This article highlights the practice of a group of New Zealand teenagers who are considered by their family and themselves to be technological experts. Drawing on Pierre Bourdieu’s key concepts of habitus, field and capital, this text identifies and discusses the cyber-relations that constitute the practice in the field of home computer use for leisure. The purpose of this article is to claim that though this field is predominantly a field of leisure, these are valid sites of informal learning. As almost all of the experts in the study gained their expertise through independent means, with minimal input from their schooling, discussion focuses on what these informal trajectories to technological expertise might mean for pedagogy and formal learning within schools.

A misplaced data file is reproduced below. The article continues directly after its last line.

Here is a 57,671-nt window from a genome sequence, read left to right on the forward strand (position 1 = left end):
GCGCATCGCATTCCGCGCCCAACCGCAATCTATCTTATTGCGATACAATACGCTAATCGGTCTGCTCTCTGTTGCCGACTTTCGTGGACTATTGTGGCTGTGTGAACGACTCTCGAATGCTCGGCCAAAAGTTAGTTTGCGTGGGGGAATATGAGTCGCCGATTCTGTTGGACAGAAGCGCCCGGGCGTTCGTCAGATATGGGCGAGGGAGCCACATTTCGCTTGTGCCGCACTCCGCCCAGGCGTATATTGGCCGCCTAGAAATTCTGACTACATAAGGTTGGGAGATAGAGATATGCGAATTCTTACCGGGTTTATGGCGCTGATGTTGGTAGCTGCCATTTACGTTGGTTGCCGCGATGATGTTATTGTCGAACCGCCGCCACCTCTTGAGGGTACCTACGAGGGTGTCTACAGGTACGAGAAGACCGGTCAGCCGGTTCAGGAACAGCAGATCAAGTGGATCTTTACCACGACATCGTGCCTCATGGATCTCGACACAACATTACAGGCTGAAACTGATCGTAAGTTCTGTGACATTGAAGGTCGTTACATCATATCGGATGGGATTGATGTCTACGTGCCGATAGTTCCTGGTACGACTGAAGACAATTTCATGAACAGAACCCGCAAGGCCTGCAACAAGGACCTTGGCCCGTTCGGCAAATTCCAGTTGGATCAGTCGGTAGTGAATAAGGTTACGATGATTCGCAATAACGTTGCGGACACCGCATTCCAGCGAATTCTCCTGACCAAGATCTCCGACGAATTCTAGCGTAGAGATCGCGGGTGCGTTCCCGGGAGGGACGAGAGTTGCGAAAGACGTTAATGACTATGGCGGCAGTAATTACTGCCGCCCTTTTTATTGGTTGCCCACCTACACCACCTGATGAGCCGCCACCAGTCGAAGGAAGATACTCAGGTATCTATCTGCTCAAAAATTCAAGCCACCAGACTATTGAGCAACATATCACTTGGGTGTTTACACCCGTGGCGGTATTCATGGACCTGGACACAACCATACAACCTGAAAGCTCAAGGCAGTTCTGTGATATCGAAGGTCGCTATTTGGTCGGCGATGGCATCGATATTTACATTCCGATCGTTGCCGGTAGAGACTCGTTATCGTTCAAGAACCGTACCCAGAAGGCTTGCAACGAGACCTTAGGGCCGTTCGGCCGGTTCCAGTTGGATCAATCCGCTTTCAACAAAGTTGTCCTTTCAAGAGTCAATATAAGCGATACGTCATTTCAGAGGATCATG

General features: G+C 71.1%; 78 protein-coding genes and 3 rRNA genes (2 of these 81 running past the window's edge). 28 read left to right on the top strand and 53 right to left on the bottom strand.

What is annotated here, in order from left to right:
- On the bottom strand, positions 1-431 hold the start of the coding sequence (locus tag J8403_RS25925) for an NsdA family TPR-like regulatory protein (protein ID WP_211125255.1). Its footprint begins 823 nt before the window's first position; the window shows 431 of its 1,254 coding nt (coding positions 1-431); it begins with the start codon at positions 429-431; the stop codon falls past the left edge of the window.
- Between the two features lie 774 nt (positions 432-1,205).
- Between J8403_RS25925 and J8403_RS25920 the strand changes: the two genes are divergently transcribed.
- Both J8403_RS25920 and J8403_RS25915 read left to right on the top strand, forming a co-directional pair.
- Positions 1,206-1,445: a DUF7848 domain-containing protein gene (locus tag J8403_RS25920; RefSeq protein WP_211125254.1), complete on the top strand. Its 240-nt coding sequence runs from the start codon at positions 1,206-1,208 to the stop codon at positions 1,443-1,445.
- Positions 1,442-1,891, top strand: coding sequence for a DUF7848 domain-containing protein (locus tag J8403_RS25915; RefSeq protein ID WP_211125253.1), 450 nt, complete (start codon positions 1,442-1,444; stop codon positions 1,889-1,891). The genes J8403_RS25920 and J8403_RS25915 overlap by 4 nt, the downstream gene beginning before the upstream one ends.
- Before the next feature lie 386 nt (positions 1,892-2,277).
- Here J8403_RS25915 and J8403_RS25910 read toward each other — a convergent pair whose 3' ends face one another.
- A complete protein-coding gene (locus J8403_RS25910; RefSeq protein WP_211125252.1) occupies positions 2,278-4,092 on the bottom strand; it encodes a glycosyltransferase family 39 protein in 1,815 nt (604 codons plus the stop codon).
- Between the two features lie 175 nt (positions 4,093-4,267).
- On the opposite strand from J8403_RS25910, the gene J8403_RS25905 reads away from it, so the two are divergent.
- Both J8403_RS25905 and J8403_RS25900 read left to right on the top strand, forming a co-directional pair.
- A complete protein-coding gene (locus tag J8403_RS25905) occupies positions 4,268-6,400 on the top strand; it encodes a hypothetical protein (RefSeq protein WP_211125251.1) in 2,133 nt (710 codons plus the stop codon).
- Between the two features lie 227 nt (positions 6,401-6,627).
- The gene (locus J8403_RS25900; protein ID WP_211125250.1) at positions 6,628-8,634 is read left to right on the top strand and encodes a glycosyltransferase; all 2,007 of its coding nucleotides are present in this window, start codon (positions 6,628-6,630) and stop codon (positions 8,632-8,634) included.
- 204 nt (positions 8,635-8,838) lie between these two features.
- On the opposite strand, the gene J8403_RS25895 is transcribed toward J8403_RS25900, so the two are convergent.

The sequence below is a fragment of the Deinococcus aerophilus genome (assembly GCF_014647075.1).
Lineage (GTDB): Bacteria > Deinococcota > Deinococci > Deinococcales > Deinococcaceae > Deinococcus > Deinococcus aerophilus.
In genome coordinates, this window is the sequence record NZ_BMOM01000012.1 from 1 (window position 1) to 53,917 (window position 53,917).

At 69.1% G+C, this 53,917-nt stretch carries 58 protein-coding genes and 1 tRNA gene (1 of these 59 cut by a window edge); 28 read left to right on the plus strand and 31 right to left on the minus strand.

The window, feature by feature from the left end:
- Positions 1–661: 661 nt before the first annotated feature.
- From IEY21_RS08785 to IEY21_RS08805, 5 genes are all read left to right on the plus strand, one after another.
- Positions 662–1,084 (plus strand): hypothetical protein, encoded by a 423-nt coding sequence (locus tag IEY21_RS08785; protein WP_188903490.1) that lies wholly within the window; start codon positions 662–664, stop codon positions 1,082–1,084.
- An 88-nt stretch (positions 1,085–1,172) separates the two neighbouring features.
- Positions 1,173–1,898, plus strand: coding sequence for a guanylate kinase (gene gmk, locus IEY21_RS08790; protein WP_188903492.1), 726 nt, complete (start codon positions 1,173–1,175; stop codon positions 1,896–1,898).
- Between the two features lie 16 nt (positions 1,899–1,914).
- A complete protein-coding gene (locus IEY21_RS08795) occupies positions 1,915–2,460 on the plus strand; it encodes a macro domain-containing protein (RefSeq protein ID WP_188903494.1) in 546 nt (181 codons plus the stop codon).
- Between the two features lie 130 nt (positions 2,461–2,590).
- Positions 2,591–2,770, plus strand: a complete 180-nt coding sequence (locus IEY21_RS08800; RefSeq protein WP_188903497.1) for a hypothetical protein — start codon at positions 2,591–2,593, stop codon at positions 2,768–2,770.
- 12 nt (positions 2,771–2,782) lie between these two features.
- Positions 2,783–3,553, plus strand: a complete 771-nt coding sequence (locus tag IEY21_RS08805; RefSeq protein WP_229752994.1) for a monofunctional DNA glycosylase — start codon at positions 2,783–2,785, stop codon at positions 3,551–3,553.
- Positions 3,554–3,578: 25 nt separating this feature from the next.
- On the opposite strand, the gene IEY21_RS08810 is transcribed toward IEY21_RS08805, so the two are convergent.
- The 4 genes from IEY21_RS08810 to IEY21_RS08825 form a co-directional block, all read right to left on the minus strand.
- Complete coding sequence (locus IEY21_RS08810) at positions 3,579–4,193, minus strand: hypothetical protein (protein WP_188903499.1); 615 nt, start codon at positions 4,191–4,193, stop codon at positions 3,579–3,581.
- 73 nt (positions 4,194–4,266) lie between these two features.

Director at Learning Change Project – Research on society, culture, art, neuroscience, cognition, critical thinking, intelligence, creativity, autopoiesis, self-organization, rhizomes, complexity, systems, networks, leadership, sustainability, thinkers, futures ++
- Follow Learning Philosophy on WordPress.com
550 Posts in this Blog